Former Mississauga, Ont. mayor Hazel McCallion, nicknamed “Hurricane Hazel,” has died. She was 101 years old.
Premier Doug Ford announced McCallion’s death in a news release early Sunday morning.
“At the request of the family, I announce with a heavy heart, the passing of my dear friend and mentor, Hazel McCallion,” Ford said in a statement.
Premier Doug Ford is seen in this photo with Hazel McCallion. (The Canadian Press)
According to Ford, Hazel passed away peacefully at her home in Mississauga early Sunday morning.
McCallion served as mayor of Mississauga from 1978 until she retired in 2014. After 36 years as Mississauga mayor, the fierce politician leaves behind a legacy unlike any other in Canada’s seventh-largest city.
Nicknamed “Hurricane Hazel” for her outspoken political style, she took 12 municipal elections by storm, leaving her opponents with little chance of success.
She saw the city through some of its worst events, including the 1979 Mississauga train derailment, which occurred just months after she first took office.
The train, carrying toxic chemicals derailed in a heavily populated area near Mavis Road, resulting in a large explosion. McCallion, along with Peel Regional Police, oversaw the evacuation of the city, bringing more than 200,000 people to safety.
Despite having sprained her ankle, McCallion held press conferences and updated briefings throughout the entire week-long emergency. With no injuries or lives lost, the city was lauded for its efforts and the peaceful evacuation of its residents.
The event was a challenging start to McCallion’s term as mayor, but one that propelled her forward into an unstoppable reign that saw Mississauga, once a small collection of towns and villages, grow into Canada’s seventh-largest city.
Hazel McCallion died at her Mississauga home on Sunday.
Even early in her career, McCallion knew she would achieve great heights and was determined to be a success.
Born in 1921, McCallion was raised in the community of Port Daniel, Que., on the Gaspé Coast of the province. She was the youngest of five children, the daughter of fisherman Herbert Armand Journeaux and homemaker Amanda Maude Travers.
She had a thirst for knowledge and wanted to attend university after graduating from high school, but her family could not afford it. Instead, she attended business secretarial school and played professional hockey to help pay for her education, getting paid $5 per game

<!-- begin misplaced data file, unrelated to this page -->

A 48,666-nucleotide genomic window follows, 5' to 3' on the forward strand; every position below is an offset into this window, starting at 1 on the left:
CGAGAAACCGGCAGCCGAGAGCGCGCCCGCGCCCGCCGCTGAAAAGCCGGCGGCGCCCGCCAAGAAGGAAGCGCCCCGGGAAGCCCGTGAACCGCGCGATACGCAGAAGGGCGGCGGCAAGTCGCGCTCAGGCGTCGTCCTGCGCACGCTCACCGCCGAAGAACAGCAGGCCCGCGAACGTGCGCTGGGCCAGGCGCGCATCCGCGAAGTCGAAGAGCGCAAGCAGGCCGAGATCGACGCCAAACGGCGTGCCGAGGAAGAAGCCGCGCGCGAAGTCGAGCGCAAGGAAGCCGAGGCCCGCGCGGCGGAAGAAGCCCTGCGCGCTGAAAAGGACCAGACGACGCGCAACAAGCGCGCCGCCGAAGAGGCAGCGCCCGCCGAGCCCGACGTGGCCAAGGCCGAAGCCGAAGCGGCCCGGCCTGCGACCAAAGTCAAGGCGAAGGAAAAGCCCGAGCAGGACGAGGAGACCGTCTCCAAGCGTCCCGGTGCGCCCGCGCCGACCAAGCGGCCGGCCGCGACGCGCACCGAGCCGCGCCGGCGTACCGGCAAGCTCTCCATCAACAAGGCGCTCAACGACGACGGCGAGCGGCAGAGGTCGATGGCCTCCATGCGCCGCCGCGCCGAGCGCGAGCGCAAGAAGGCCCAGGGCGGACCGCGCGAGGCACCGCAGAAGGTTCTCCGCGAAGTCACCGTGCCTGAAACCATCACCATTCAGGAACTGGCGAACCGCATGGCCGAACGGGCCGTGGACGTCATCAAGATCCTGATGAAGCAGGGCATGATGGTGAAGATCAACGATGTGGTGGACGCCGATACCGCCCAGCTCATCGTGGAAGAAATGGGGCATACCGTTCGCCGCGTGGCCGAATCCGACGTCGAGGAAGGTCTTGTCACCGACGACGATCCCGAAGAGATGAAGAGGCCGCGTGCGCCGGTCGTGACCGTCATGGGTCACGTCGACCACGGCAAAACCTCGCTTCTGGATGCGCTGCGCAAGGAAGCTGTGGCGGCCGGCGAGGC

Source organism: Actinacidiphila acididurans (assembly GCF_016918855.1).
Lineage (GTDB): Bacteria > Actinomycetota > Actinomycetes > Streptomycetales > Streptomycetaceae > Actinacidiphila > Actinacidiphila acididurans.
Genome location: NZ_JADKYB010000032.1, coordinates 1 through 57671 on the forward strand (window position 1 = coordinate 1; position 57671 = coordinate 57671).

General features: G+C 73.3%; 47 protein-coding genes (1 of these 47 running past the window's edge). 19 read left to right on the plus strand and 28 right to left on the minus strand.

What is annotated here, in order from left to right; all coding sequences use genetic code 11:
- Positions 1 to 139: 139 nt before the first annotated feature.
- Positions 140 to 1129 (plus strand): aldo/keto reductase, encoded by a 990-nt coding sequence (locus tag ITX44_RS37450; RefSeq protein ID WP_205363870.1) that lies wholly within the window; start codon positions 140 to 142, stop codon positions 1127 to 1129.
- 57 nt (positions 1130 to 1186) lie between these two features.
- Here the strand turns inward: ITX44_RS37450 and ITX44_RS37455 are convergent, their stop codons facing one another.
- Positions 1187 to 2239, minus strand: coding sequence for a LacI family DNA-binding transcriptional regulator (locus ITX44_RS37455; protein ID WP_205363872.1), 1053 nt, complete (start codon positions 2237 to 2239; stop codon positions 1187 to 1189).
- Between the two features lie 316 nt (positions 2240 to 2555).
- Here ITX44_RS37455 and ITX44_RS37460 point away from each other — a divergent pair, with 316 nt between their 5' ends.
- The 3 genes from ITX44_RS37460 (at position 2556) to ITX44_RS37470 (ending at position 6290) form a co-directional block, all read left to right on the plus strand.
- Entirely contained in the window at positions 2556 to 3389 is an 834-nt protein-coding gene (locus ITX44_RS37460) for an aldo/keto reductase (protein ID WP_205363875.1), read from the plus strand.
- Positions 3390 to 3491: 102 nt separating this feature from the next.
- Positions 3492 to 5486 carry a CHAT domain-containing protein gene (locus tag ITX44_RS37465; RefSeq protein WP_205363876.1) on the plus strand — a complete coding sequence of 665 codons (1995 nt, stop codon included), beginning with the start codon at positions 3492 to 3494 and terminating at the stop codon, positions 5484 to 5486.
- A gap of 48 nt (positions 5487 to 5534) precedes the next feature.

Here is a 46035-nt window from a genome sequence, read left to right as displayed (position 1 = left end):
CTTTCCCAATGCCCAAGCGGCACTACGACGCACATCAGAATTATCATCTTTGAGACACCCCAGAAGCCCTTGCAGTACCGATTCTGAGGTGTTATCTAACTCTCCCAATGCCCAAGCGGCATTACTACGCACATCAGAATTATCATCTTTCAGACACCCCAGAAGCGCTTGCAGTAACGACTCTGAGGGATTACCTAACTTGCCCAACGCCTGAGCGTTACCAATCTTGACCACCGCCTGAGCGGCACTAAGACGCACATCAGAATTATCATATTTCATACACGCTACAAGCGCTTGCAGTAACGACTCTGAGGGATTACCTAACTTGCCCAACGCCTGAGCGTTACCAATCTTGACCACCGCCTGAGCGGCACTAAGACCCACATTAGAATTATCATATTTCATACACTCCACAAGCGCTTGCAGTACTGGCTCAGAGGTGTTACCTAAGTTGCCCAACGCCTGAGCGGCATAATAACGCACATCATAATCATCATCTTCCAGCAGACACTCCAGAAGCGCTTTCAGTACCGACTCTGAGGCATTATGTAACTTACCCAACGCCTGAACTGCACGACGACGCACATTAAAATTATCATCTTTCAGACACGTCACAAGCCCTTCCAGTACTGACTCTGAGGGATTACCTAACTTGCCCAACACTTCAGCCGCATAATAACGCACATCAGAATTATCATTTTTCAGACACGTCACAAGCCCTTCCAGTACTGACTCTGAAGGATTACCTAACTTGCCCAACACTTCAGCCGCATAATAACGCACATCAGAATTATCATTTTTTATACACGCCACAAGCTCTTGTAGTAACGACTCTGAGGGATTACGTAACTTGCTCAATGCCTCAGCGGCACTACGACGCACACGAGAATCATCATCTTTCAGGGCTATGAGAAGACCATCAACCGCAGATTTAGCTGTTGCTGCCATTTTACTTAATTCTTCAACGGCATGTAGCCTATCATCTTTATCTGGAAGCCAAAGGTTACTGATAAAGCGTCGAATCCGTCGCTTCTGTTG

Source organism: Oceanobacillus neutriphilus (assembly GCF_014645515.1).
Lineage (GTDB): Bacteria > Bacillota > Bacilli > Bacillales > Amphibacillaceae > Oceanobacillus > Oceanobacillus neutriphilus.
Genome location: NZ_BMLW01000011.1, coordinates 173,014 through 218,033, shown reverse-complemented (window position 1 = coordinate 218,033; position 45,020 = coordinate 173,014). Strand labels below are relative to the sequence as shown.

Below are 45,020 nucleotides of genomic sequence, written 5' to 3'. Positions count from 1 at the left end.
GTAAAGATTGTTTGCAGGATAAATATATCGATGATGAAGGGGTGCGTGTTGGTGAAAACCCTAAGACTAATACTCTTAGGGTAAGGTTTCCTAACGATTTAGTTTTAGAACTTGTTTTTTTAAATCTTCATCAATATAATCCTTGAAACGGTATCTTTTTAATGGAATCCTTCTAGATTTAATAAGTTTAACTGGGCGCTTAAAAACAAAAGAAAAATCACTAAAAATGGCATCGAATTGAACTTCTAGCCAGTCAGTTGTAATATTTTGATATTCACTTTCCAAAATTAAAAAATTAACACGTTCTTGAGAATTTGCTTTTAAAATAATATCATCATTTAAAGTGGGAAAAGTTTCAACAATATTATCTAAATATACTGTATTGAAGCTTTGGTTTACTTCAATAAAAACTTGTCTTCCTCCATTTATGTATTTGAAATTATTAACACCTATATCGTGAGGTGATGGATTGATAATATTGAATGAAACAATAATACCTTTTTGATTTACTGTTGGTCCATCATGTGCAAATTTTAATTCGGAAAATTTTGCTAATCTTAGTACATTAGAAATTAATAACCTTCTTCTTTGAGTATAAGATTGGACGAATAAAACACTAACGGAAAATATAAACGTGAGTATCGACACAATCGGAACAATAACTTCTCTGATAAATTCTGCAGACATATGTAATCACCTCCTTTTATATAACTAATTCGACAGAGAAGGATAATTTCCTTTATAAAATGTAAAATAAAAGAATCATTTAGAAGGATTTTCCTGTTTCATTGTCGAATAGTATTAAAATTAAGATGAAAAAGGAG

She eventually got a job at the Canadian Kellogg company in Montreal. The company transferred her to Toronto in 1942, where she eventually met the love of her life Sam McCallion, and with him, raised three children in Streetsville, Ont., a small town that was eventually amalgamated into the City of Mississauga.
McCallion left the business world in 1967 to pursue politics in Streetsville, where she eventually became mayor. Once Mississauga was amalgamated, she once again pursued politics on the municipal level, eventually being elected mayor.
McCallion had said in the past that she gave politics and the City of Mississauga everything she had, seven days a week. She was notorious for being tight on taxes, and famously took on developers to have them pay their share of the city’s fast growing infrastructure.
Known for her blunt demeanour, she was never afraid of taking on the big players, and spoke out about international human rights issues when most were silent. In 1983, she became one of the first Canadian politicians to openly support the creation of a Palestinian state.
Even at the age of 101, McCallion was determined to keep speed. She accepted an offer to extend her role as director for the Greater Toronto Airport Authority, and renewed her role as special advisor to the University of Toronto Mississauga.
McCallion has been given some of the country’s highest honours, including the Order or Canada. In 2016, the province named Feb. 14 ‘Hazel McCallion Day’ in honour of her birthday.
For McCallion, however, the highest honour, she’s said in the past, has been being known as “a people’s mayor,” – something she’s always fought hard to be.
“[I want to be] remembered for building a city. Not alone, [I had] great staff, great counselors, and I hope they remember me for the many facilities that we’ve provided in the city for people. Because my motto when I ran as mayor of Streetsville and mayor of Mississauga, I always said planning and development for [the] people,” McCallion said on her 100th birthday.
This is a developing news story. More information to come.